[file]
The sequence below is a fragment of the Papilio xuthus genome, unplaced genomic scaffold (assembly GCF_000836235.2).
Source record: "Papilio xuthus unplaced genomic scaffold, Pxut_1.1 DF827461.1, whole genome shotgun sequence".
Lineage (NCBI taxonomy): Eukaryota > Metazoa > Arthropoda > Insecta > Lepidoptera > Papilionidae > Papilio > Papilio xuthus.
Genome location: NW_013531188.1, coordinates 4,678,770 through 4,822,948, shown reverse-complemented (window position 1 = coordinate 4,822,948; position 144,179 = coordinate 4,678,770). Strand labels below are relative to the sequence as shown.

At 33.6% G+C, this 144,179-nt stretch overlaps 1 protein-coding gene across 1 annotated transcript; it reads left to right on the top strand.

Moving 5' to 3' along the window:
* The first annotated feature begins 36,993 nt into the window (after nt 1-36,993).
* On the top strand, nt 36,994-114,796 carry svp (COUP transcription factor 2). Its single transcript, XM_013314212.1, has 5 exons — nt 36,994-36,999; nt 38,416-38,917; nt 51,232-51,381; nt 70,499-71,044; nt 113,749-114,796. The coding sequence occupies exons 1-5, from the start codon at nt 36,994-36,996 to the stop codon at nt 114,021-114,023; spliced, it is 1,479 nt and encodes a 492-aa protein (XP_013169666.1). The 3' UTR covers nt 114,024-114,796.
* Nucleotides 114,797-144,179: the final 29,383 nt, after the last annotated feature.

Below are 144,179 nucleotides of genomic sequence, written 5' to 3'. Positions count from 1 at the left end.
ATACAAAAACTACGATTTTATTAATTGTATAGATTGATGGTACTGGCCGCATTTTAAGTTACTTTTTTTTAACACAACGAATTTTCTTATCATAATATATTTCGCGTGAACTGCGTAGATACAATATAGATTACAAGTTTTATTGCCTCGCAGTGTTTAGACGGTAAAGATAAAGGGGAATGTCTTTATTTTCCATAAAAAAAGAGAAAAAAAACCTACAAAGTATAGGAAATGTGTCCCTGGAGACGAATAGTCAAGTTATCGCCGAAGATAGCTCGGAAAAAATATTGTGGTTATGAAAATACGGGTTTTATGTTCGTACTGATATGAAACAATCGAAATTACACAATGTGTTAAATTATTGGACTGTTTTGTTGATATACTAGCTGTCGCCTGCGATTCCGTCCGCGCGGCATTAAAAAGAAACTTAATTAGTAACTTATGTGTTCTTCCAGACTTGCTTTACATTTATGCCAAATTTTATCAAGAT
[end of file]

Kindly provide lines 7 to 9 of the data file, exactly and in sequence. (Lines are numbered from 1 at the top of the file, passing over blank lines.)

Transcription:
* The first annotated feature begins 36,993 nt into the window (after nt 1-36,993).
* On the top strand, nt 36,994-114,796 carry svp (COUP transcription factor 2). Its single transcript, XM_013314212.1, has 5 exons — nt 36,994-36,999; nt 38,416-38,917; nt 51,232-51,381; nt 70,499-71,044; nt 113,749-114,796. The coding sequence occupies exons 1-5, from the start codon at nt 36,994-36,996 to the stop codon at nt 114,021-114,023; spliced, it is 1,479 nt and encodes a 492-aa protein (XP_013169666.1). The 3' UTR covers nt 114,024-114,796.
* Nucleotides 114,797-144,179: the final 29,383 nt, after the last annotated feature.